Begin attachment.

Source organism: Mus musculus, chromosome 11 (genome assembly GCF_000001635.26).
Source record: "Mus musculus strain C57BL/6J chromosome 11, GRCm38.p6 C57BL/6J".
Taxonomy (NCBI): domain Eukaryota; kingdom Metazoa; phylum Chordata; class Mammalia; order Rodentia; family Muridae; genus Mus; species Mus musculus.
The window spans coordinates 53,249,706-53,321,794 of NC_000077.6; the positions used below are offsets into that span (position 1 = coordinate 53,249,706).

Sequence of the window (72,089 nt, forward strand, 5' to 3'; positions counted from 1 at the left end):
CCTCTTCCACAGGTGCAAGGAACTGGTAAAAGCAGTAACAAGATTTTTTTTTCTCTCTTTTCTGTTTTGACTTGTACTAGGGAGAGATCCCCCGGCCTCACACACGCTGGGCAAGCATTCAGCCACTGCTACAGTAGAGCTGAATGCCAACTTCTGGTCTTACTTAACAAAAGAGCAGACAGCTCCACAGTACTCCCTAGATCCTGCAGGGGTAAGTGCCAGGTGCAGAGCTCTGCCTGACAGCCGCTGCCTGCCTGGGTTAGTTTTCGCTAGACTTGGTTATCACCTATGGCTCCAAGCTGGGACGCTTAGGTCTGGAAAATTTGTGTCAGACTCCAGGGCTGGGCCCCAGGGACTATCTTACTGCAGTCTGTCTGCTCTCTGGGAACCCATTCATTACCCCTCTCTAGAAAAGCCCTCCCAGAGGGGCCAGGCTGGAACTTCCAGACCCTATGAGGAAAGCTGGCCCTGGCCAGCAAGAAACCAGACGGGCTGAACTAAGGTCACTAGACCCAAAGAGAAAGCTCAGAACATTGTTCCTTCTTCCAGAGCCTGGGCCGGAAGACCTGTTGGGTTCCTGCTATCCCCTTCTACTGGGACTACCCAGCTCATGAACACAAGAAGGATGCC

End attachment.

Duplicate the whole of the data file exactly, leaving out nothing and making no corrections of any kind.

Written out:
Source organism: Mus musculus, chromosome 11 (genome assembly GCF_000001635.26).
Source record: "Mus musculus strain C57BL/6J chromosome 11, GRCm38.p6 C57BL/6J".
Taxonomy (NCBI): domain Eukaryota; kingdom Metazoa; phylum Chordata; class Mammalia; order Rodentia; family Muridae; genus Mus; species Mus musculus.
The window spans coordinates 53,249,706-53,321,794 of NC_000077.6; the positions used below are offsets into that span (position 1 = coordinate 53,249,706).

Sequence of the window (72,089 nt, forward strand, 5' to 3'; positions counted from 1 at the left end):
CCTCTTCCACAGGTGCAAGGAACTGGTAAAAGCAGTAACAAGATTTTTTTTTCTCTCTTTTCTGTTTTGACTTGTACTAGGGAGAGATCCCCCGGCCTCACACACGCTGGGCAAGCATTCAGCCACTGCTACAGTAGAGCTGAATGCCAACTTCTGGTCTTACTTAACAAAAGAGCAGACAGCTCCACAGTACTCCCTAGATCCTGCAGGGGTAAGTGCCAGGTGCAGAGCTCTGCCTGACAGCCGCTGCCTGCCTGGGTTAGTTTTCGCTAGACTTGGTTATCACCTATGGCTCCAAGCTGGGACGCTTAGGTCTGGAAAATTTGTGTCAGACTCCAGGGCTGGGCCCCAGGGACTATCTTACTGCAGTCTGTCTGCTCTCTGGGAACCCATTCATTACCCCTCTCTAGAAAAGCCCTCCCAGAGGGGCCAGGCTGGAACTTCCAGACCCTATGAGGAAAGCTGGCCCTGGCCAGCAAGAAACCAGACGGGCTGAACTAAGGTCACTAGACCCAAAGAGAAAGCTCAGAACATTGTTCCTTCTTCCAGAGCCTGGGCCGGAAGACCTGTTGGGTTCCTGCTATCCCCTTCTACTGGGACTACCCAGCTCATGAACACAAGAAGGATGCC